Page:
Note: as ever with episodic games, this review may contain spoilers for previous episodes of Season Two of The Walking Dead. So proceed with caution!
You don't need to be a Professor of Metaphorology to realise that the titular ruins in this penultimate episode of The Walking Dead: Season Two aren't really the remnants of the Civil War fort where the survivors find themselves hiding out. Last time saw them captured and escaping from Carver's unhappy little community/prison camp, and none escaped without scars. Now, all they want is to take a minute to regroup and reassess, despite knowing full well that they're never going to be so lucky. For starters, Rebecca's baby is on the way and an army of walkers is only a little down the road.
This feels like a breather episode, though this being The Walking Dead, that doesn't mean a lack of drama - death is still just one QTE away for Clem and friends and the group is visibly cracking under the pressure of staying alive. Still, it feels like a strange lead-in to the final episode. Last season, episode four ended with Clementine abducted, Lee bitten and past choices coming home to roost as the survivors decided whether or not they were going to back Lee's suicidal rescue play. This time, things are much less personal and there's a lingering sense that the writers aren't quite sure where they're going.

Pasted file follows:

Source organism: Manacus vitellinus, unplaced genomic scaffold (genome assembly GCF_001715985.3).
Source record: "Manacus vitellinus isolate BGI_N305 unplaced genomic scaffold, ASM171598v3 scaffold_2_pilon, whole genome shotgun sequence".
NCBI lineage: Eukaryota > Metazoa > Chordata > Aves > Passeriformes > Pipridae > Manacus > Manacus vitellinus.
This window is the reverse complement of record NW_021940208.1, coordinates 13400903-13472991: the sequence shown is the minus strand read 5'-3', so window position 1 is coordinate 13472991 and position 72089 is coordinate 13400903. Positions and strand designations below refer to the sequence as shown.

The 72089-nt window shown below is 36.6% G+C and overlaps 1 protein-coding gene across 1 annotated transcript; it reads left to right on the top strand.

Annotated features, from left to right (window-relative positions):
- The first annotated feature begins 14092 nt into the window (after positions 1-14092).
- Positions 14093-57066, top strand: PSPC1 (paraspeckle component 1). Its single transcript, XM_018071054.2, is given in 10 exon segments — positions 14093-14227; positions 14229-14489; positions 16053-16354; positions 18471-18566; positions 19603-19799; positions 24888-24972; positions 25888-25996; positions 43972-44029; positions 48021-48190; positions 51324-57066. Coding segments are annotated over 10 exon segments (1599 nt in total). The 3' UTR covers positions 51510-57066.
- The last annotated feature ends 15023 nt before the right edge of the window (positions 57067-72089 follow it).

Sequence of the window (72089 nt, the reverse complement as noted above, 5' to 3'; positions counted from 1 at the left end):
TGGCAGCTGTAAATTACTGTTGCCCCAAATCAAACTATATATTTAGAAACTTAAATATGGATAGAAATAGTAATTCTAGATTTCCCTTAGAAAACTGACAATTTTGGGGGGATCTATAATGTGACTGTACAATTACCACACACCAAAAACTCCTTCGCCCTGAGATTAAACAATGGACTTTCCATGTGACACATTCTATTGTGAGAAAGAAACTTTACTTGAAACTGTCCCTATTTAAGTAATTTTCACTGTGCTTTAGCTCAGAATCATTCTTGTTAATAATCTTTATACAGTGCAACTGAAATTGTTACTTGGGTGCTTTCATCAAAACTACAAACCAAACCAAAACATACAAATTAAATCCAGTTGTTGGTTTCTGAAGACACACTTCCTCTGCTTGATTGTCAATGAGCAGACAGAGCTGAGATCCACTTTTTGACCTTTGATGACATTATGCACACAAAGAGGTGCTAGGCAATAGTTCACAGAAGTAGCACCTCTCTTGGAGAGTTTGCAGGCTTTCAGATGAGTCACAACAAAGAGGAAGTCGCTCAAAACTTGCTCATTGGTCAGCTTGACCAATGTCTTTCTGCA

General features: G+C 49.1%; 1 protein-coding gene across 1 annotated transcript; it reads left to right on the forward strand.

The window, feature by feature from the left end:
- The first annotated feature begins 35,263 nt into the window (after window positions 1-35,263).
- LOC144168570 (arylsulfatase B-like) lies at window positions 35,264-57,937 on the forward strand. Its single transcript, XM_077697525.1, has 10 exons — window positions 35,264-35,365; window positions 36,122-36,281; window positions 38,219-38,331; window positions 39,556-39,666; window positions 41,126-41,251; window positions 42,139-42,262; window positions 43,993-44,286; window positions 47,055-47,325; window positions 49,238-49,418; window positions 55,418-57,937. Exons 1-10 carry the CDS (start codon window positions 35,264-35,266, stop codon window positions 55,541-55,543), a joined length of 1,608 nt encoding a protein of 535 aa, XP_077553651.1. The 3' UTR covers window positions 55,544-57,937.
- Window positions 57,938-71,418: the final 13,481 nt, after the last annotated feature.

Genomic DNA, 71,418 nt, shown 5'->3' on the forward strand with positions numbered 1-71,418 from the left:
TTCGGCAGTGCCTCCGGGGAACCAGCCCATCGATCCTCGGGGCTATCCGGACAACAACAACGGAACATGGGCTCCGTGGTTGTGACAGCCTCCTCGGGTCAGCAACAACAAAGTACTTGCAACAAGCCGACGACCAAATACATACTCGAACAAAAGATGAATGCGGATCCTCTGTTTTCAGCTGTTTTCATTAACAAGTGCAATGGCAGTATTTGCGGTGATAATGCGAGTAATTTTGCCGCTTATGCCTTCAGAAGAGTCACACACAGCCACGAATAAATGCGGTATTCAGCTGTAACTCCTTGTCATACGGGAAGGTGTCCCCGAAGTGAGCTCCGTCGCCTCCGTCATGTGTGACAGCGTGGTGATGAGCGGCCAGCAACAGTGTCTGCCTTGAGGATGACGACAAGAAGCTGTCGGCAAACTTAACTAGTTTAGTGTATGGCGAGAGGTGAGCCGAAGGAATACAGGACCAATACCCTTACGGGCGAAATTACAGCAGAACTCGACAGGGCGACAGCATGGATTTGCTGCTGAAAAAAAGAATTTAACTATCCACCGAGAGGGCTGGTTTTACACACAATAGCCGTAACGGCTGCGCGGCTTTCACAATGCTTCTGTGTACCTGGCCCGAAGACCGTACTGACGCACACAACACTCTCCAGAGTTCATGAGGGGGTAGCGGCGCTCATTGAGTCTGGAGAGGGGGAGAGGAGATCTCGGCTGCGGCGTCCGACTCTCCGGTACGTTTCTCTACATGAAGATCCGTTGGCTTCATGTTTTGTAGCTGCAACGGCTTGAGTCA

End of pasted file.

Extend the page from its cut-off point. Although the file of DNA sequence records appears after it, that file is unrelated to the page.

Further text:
In particular, taking a break shines a spotlight on one of this season's biggest problems - its struggle to be about anything. Switching Clementine into the lead role initially changed the flavour of the series in an interesting way, but the episodes quickly gave up on exploring the Walking Dead universe from a position of weakness in favour of just making her hyper-competent: a zombie killer capable of going toe-to-toe with anyone unless the plot demands otherwise, and the lynchpin of the group to the point that even she's started lampshading it. She's still a great character, but one with many missed opportunities, and her new group of survivors are all over the place. They're held together by the spectre of Carver, the fantastic Michael Madsen-voiced baddie who dominated the earlier episodes even when he wasn't on screen.